Key Market Movements for the First Quarter in 2017

New Zealand shares

arrow down


The local market bounced back from a weak final quarter in 2016 to post a strong start to the year. With improving global growth expectations, still supportive credit conditions and renewed strength in overseas equity markets, the New Zealand market enjoyed a very good quarter. Leading performers included Tower Ltd +50.9%, A2 Milk +40.4% and Scott Technology +27.9%, while Fletcher Building informed the market of a $110 million reduction in expected profits and saw its share price fall -18.9% for the quarter. Source: S&P/NZX 50 Index, gross with imputation credits

New Zealand fixed interest

arrow down


The Reserve Bank of New Zealand maintained the Official Cash Rate at 1.75% through both its 9 February and 23 March meetings. More importantly, they reiterated they require a high threshold (in future data) before the next rate rise. The market continues to expect the next rate move will not be before 2019. This steady-as-she-goes approach, and a far less threatening international outlook, saw a small rally in the local bond market as it bounced back from a disappointing end to 2016.Source: S&P/NZX A Grade Corporate Bond Index

New Zealand property

arrow down


The domestic listed property sector only experienced a small rebound over January to March, an apparent confirmation that the repatriation by many foreign yield-seeking investors last quarter represented more than just a tactical shift. With relatively rich local valuations (most listed entities trade at a premium to their net tangible asset value), and the prospect of improving yield opportunities offshore, the domestic real estate index delivered a useful, if subdued, result. Source: S&P/NZX All Real Estrate Index, gross with imputation credits

Australian shares

arrow up


The Australian share market performed well for the second quarter in a row and a weaker New Zealand dollar (versus the Australian dollar) further enhanced returns to New Zealand investors on any unhedged holdings. Large capitalisation companies generally fared the best, with the S&P/ASX 100 delivering +10.23 while the S&P/ASX Small Ordinaries gained +6.45% (both returns in New Zealand dollars). Leading sectors included healthcare companies, utilities and information technology, whilst retail shares struggled as investors anticipated the entry of Amazon into the Australian retail industry. Source: S&P/ASX 200 Index (total return)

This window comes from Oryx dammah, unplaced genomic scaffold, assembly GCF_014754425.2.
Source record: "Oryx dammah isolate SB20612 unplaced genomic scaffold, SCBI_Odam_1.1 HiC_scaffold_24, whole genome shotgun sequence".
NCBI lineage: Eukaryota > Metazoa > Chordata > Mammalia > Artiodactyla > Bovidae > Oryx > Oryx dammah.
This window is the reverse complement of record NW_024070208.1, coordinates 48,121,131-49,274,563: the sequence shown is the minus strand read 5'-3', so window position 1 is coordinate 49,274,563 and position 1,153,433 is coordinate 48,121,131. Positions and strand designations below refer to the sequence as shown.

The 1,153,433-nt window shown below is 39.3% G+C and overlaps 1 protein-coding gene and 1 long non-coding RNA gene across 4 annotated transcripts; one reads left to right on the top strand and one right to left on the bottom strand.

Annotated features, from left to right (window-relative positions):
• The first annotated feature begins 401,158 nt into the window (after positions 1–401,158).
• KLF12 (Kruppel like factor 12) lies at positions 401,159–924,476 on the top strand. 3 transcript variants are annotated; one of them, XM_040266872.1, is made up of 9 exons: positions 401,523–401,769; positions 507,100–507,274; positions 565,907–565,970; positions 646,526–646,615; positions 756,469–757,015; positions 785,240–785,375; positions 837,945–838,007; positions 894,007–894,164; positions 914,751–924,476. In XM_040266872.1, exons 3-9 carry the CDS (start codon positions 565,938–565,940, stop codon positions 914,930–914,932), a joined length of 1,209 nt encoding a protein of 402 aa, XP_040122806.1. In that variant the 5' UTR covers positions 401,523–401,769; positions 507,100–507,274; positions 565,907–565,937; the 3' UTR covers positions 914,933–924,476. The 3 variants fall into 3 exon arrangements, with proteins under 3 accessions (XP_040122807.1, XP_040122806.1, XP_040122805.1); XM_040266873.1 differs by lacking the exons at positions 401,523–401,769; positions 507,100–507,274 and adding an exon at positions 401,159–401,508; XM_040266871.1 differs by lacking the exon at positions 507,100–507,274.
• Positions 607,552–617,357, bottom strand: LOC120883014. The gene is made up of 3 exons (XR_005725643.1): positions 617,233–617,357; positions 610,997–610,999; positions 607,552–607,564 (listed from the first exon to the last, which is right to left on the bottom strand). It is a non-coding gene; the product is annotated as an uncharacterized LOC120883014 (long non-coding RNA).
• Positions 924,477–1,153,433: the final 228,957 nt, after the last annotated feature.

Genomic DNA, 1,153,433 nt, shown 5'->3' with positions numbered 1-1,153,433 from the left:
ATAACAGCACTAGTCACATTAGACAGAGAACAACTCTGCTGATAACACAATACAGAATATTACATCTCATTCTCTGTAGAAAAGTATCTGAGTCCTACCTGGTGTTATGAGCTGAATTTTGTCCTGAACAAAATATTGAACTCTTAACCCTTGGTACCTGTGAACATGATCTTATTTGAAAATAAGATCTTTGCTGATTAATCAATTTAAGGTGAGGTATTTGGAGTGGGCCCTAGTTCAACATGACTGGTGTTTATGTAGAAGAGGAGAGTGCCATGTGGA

International shares

arrow up

+5.89% (hedged to NZD) +5.29% (unhedged)

With global economic data remaining supportive and the US Federal Reserve content to maintain a measured path to increasing US interest rates, investors continued their enthusiasm for risky assets and developed market shares performed well over the quarter. Commodities generally also performed well, although a committee of OPEC-led producers is currently seeking to restrict oil supplies which has, in turn, seen the oil price drift lower. A slightly stronger New Zealand dollar against the basket of global currencies comprising the MSCI World Index saw reported returns from unhedged equities outperforming the comparable returns from hedged investments. Source: MSCI World ex-Australia Index (net div.)

Emerging markets shares

arrow up


Increased global confidence was also favourable to emerging share markets in the first quarter. Emerging market fortunes, which are often linked to commodities markets, regained investor interest and benefited from strong capital inflows. Aside from Russia, which battled against the headwind of a lower oil price, the other main emerging markets delivered impressive local currency returns, with China +13.1% and India +12.1% leading the way. Source: MSCI Emerging Markets Index (gross div.)

International fixed interest

arrow down


The US Federal Reserve delivered on a well-signalled rate rise in March by lifting the US Federal Funds rate by another 0.25%. More pertinently, they maintained expectations of two further rate hikes in 2017. With little change to accommodative policies internationally and the US meeting market expectations, global yields were largely unmoved, with headline 10 year yields of most major nations remained tightly range-bound. This contributed to a relatively benign bond market environment over the quarter. Source: Citigroup World Government Bond Index 1-5 Years (hedged to NZD)

International property

arrow down


International property similarly took second fiddle to equity markets over the quarter. The Trump administration’s failure to push through healthcare reforms was interpreted as a sign that other proposed stimulatory policies might also be difficult to deliver on. Any lessening in the US reflation story would be likely to have a dampening effect on property demand, and in the US (and globally), equity markets were the clear winners during the quarter while property markets drew breath. The S&P Developed REIT Index returned +1.58% in US dollar terms, while the Australian listed property sector was down, with the S&P/ASX 300 A-REIT Total Return Index dipping -0.08% in Australian dollar terms. Source: S&P Developed REIT Index (total return)

All returns are expressed in NZD. It is assumed that Australian shares, emerging markets shares and international property are invested on an unhedged basis, and therefore returns from these sectors are susceptible to movement in the value of the NZD.

We use our 6 Max Factors of Investment and each has a category – this blog post is related to Market, Company Size, Relative Price, Profitability, Investment Term and Credit Rating.

Click on the icon to see more posts in that category:

Max Factors Market Max Factor Company Size  Max Factor Relative Price  Max Factor Profitability  Max Factors Investment Term  Max Factor Credit Rating

By |2018-01-25T14:00:57+00:00April 30th, 2017|Good advice|0 Comments